The system called R Aquarii contains two stars — a white dwarf and a red giant — in orbit around each other. In a composite visual image, Hubble data (red and blue) reveal spectacular structures that are evidence of outbursts generated by the pair of stars buried at the center of the image. X-rays from Chandra show a jet from the white dwarf banging into the material surrounding it and creating shock waves. In the sonification of R Aquarii, the piece evolves as a radar-like scan of the image, clockwise starting at the 12 o’clock position. The volume changes in proportion to the brightness of sources in Hubble’s visible light and Chandra’s X-ray image, while the distance from the center dictates the musical pitch (higher notes are farther out). The deep thuds toward the four corners are “diffraction spikes,” which are artifacts from the bright central star. Listeners can hear jets from the white dwarf as the cursor travels near the two o’clock and eight o’clock positions. The ribbon-like arcs captured by Hubble create a rising and falling melody that sounds similar to a set of singing bowls (metal bowls that produce different sounds and tones when struck with a mallet), while the Chandra data are rendered to sound more like a synthetic and windy purr.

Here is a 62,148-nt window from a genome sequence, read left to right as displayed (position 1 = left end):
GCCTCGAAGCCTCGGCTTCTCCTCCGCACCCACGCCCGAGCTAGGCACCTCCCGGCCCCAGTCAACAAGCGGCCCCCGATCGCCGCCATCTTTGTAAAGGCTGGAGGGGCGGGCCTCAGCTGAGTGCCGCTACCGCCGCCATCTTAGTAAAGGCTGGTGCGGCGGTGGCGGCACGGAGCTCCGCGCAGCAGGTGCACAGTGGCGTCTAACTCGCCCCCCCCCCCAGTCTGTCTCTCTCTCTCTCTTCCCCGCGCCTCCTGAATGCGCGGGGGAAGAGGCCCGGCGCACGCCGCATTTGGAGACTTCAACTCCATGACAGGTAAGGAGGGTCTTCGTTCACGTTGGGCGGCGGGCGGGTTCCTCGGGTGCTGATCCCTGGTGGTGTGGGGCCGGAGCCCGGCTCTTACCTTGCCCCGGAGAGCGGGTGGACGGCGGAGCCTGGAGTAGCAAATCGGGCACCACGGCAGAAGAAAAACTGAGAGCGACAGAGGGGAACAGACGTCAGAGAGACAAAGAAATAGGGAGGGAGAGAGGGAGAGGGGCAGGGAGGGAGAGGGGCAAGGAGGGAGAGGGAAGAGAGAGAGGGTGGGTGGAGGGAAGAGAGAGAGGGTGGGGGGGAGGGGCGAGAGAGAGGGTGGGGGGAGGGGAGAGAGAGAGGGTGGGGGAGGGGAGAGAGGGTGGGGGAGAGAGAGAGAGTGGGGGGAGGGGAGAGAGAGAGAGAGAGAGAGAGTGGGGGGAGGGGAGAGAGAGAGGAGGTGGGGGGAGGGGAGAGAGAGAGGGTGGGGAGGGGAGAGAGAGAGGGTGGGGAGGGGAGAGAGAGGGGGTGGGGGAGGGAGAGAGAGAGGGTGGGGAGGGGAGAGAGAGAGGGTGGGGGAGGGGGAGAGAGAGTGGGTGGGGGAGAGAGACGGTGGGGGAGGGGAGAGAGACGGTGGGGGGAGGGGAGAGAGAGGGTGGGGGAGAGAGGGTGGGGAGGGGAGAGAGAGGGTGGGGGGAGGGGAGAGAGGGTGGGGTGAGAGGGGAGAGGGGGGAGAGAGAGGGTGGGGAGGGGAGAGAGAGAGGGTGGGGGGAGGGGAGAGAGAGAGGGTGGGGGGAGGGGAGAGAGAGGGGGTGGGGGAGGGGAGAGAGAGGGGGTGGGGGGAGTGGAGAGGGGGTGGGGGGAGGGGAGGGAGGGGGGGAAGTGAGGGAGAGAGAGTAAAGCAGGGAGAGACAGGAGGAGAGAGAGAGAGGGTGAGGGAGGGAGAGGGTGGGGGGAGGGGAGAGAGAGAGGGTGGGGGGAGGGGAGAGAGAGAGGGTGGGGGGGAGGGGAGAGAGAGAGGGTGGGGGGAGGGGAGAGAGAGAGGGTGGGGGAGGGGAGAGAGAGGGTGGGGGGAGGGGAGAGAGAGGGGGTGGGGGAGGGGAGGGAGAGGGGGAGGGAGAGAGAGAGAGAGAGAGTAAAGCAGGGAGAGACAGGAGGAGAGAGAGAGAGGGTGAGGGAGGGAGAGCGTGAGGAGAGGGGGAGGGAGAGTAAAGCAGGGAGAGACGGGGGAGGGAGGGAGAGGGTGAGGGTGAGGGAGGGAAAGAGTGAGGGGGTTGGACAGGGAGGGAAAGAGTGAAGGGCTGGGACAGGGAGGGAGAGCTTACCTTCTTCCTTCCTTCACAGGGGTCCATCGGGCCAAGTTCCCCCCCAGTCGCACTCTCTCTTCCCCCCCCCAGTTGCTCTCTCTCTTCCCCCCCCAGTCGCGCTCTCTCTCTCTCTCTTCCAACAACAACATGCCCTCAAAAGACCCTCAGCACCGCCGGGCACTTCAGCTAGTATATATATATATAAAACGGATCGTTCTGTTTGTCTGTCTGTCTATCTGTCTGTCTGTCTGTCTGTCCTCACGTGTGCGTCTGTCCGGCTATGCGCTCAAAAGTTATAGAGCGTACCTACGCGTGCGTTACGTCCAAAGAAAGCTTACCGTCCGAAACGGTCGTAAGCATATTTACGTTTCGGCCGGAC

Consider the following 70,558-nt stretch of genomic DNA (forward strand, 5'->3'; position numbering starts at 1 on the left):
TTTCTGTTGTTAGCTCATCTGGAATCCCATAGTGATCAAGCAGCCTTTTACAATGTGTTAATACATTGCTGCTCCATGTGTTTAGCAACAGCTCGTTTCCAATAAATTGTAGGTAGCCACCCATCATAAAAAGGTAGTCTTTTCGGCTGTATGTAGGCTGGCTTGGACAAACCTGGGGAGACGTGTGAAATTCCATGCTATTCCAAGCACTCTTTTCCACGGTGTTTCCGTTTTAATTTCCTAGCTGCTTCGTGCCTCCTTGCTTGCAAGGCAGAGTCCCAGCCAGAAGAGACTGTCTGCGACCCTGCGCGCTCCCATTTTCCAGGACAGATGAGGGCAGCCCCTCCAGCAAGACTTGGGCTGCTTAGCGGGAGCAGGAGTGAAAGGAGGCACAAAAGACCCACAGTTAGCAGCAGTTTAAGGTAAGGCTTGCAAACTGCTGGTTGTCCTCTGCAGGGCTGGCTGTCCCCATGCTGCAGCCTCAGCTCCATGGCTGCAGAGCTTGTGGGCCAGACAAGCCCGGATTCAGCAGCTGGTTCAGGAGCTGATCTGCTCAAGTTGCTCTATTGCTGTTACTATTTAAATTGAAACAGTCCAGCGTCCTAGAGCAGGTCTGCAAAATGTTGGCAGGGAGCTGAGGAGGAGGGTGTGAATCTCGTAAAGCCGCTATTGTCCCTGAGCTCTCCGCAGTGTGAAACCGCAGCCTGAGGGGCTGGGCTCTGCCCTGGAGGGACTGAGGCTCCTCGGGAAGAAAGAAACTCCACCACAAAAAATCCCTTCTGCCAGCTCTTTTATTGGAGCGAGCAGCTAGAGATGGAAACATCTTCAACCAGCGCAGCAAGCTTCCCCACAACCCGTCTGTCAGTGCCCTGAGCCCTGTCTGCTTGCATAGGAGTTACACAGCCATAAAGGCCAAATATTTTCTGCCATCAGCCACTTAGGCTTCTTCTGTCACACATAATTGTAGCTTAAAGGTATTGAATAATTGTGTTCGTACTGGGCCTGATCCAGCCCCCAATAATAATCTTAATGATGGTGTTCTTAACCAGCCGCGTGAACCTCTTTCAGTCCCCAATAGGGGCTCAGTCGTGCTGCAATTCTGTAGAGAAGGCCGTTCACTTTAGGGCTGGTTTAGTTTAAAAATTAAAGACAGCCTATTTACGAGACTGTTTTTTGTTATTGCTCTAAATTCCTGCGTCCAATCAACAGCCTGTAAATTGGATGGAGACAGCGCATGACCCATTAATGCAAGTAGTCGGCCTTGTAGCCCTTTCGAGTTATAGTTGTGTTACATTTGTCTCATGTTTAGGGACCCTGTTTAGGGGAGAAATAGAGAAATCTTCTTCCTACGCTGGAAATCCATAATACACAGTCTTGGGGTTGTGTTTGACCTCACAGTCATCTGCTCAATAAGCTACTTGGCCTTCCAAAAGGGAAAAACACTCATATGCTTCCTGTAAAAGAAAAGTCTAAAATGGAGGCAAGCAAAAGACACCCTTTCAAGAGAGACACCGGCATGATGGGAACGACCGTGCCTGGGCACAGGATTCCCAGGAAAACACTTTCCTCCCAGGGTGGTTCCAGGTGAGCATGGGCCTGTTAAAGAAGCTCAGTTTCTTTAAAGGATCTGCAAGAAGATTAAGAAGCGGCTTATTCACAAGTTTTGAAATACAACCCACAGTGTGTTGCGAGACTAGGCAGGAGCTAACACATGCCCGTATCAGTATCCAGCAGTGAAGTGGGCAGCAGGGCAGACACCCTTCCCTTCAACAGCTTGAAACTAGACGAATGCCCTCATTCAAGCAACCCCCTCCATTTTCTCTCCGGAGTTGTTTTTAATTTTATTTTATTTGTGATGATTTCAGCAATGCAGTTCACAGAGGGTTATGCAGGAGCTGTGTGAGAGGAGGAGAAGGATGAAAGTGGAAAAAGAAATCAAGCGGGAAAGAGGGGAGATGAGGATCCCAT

Published: July 5, 2023